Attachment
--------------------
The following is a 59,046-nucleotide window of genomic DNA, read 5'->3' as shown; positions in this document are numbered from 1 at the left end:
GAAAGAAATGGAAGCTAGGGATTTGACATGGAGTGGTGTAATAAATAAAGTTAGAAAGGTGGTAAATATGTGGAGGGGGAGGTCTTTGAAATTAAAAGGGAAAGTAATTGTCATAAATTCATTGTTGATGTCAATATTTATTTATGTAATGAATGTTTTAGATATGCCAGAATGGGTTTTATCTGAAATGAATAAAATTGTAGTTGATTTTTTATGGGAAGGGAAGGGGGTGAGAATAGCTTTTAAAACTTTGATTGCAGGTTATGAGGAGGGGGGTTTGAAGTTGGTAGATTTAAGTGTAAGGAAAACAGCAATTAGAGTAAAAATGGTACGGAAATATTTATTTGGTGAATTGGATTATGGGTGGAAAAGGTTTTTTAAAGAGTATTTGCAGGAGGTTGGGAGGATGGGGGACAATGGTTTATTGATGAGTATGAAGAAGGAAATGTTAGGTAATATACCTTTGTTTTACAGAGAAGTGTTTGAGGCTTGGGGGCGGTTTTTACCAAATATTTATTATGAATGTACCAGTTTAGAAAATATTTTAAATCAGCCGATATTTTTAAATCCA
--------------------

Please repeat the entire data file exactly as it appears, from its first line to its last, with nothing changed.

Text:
The following is a 59,046-nucleotide window of genomic DNA, read 5'->3' as shown; positions in this document are numbered from 1 at the left end:
GAAAGAAATGGAAGCTAGGGATTTGACATGGAGTGGTGTAATAAATAAAGTTAGAAAGGTGGTAAATATGTGGAGGGGGAGGTCTTTGAAATTAAAAGGGAAAGTAATTGTCATAAATTCATTGTTGATGTCAATATTTATTTATGTAATGAATGTTTTAGATATGCCAGAATGGGTTTTATCTGAAATGAATAAAATTGTAGTTGATTTTTTATGGGAAGGGAAGGGGGTGAGAATAGCTTTTAAAACTTTGATTGCAGGTTATGAGGAGGGGGGTTTGAAGTTGGTAGATTTAAGTGTAAGGAAAACAGCAATTAGAGTAAAAATGGTACGGAAATATTTATTTGGTGAATTGGATTATGGGTGGAAAAGGTTTTTTAAAGAGTATTTGCAGGAGGTTGGGAGGATGGGGGACAATGGTTTATTGATGAGTATGAAGAAGGAAATGTTAGGTAATATACCTTTGTTTTACAGAGAAGTGTTTGAGGCTTGGGGGCGGTTTTTACCAAATATTTATTATGAATGTACCAGTTTAGAAAATATTTTAAATCAGCCGATATTTTTAAATCCA